Activists demand more women attendants at Mumbai morgues | mumbai news | Hindustan Times
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Activists demand more women attendants at Mumbai morgues

Of the two women forensic doctors, one works at a municipal hospital and the other at a state government hospital

mumbai Updated: Nov 04, 2017 00:44 IST
Yesha Kotak
The demand will be difficult to implement because there only two women working as forensic doctors at the nine hospitals in the city that conduct post-mortems
The demand will be difficult to implement because there only two women working as forensic doctors at the nine hospitals in the city that conduct post-mortems(Representational photo/AFP)

Activists have demanded that bodies of women brought for post-mortem at Mumbai’s public hospitals should only be handled by women morgue attendants.

However, the demand will be difficult to implement because there only two women working as forensic doctors at the nine hospitals in the city that conduct post-mortems. The other employees at the post-mortem centres, whose job it is to prepare Accidental Death Report (ADR) and prepare the body for the autopsy, if the cause of death is not clear, are all men.

“If we have women doctors, nurse, labourers and police officers, then why can’t we have a separate morgue and women staff members conducting post-mortem,” said Aziz Amreliwala, an activist who has written to the state government asking for more women attendants at the morgues.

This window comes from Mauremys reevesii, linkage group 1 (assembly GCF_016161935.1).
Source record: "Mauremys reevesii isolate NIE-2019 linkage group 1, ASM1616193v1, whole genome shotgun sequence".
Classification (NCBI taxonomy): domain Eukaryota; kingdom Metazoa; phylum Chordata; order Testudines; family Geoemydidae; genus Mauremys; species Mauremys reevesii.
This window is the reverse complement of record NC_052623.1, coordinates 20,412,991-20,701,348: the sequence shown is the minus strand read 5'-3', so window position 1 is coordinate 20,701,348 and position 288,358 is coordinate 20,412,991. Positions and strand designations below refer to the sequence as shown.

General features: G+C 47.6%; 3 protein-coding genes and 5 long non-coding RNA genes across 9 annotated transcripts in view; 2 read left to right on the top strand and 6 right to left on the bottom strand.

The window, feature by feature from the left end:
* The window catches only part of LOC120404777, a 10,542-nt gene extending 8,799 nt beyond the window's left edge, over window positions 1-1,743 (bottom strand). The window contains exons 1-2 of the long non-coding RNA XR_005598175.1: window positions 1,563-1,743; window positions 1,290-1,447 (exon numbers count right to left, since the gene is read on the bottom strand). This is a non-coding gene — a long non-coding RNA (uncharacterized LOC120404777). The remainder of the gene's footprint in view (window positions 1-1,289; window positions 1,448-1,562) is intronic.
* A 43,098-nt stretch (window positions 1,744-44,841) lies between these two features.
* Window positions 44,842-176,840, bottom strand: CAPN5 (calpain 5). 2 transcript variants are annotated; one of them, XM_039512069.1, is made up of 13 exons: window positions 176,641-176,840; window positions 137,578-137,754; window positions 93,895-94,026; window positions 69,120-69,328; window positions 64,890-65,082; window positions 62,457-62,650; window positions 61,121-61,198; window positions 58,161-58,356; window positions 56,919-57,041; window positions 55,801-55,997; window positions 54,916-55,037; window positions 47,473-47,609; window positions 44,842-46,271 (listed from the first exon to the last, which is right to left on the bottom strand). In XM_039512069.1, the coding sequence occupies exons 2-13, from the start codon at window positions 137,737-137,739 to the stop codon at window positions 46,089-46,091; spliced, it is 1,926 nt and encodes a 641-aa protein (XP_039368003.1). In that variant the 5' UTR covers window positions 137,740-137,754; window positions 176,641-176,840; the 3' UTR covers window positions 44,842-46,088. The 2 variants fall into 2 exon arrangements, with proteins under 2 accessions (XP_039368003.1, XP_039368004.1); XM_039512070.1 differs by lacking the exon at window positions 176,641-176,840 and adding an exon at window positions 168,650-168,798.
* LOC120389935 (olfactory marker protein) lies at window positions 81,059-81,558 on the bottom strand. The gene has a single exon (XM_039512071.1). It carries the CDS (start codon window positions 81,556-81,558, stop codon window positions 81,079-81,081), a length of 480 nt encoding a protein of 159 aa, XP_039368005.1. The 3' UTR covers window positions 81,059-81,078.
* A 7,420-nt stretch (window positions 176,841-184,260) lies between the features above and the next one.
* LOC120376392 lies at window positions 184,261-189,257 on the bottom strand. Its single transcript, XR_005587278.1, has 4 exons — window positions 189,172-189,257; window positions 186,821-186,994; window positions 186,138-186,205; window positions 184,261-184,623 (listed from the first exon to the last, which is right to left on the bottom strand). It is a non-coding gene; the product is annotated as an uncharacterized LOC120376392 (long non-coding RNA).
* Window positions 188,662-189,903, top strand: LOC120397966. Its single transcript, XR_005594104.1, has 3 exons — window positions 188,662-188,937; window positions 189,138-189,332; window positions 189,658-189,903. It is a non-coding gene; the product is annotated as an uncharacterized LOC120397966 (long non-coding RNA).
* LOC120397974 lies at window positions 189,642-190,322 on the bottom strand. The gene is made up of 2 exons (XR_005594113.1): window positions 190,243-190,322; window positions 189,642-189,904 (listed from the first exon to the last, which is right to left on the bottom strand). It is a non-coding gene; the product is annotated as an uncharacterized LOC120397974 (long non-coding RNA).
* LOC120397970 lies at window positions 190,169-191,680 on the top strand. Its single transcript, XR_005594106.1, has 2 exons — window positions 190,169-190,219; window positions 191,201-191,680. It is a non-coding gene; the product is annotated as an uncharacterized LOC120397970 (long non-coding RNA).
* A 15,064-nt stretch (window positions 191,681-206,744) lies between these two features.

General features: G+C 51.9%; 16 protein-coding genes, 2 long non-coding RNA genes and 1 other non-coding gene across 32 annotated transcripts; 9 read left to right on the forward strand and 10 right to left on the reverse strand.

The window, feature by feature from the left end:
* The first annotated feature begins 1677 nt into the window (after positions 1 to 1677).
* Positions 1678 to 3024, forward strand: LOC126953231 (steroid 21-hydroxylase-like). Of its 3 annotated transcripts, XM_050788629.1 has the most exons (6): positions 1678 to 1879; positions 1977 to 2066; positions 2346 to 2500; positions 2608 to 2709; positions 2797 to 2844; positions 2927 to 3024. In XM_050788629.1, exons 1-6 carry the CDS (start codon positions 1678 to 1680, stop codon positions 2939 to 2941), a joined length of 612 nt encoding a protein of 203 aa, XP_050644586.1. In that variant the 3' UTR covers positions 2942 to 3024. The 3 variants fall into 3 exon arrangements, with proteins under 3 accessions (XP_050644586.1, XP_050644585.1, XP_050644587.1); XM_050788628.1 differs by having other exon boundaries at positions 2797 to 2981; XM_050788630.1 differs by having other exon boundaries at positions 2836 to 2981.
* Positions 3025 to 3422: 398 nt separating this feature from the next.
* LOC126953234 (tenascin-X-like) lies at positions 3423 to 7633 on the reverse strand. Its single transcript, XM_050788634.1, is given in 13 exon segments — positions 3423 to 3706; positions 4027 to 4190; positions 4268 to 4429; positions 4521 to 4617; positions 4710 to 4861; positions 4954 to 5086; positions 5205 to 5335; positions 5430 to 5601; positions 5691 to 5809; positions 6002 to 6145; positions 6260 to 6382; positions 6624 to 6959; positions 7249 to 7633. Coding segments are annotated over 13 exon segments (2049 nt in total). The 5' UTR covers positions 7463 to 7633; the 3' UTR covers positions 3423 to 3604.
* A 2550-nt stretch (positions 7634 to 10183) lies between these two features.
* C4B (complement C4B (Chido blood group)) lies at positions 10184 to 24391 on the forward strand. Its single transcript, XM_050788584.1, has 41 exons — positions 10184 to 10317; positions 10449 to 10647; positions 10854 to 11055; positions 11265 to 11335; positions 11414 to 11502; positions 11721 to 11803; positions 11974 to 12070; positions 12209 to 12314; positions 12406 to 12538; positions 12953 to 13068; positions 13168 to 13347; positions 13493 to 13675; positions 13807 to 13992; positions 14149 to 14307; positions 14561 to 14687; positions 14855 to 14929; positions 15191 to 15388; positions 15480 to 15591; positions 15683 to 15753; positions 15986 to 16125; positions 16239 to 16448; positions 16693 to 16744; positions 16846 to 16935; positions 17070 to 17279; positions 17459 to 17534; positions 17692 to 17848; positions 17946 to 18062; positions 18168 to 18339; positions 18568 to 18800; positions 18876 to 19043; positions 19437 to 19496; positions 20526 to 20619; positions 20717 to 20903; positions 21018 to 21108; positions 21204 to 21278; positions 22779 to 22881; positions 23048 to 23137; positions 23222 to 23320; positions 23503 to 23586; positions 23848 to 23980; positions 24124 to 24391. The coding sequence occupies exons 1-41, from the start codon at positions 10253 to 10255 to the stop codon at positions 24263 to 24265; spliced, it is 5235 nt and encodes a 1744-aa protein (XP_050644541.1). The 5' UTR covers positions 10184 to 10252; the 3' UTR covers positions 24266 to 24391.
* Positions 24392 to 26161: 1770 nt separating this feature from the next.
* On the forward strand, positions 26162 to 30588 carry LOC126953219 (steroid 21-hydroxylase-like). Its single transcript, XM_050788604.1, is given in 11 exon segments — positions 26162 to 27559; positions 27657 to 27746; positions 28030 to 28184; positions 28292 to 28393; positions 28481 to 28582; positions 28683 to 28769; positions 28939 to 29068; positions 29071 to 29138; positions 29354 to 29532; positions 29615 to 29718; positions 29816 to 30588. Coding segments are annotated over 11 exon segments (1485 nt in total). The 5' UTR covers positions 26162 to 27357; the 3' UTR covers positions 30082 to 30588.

However, the officials have a different story to tell, with around 124 posts of forensic doctors and assistants at morgues in five state government hospitals (the other four hospitals are municipal hospitals), around 15 posts are vacant, but there aren’t any women who would want to work in morgue. Of the two women forensic doctors, one works at a municipal hospital and the other at a state government hospital. It has been a tough task to get more women doctors, said senior forensic officials. 

“When we make the announcement for vacant positions, we call for males as well as females. There have been times when all the applicants have backed out even after appearing for the interview. It is a difficult task for females, and they don’t prefer to take the job,” said Dr SM Patil, police surgeon. 

Though the number of post-mortems centres have increased - there were only three earlier, there is an increase in the number of female doctors taking up forensic courses. But, no women are coming forward to work as autopsy assistants. With around 2,220 post-mortems in the last 10 months, Rajawadi Hospital in Ghatkopar gets the most number of accident cases in the city, but the hospital does not have women morgue workers. 

“Somehow women doing such jobs is not acceptable to society,” said Dr Girish Tarate, medical officer, Rajawadi Hospital.

“In forensics, one’s job is demanding and challenging, which is not a lot of women prefer taking it up,” said Dr Vasudha Apte, former head of the department of forensics department at BYL Nair and TN Hospital, Mumbai Central.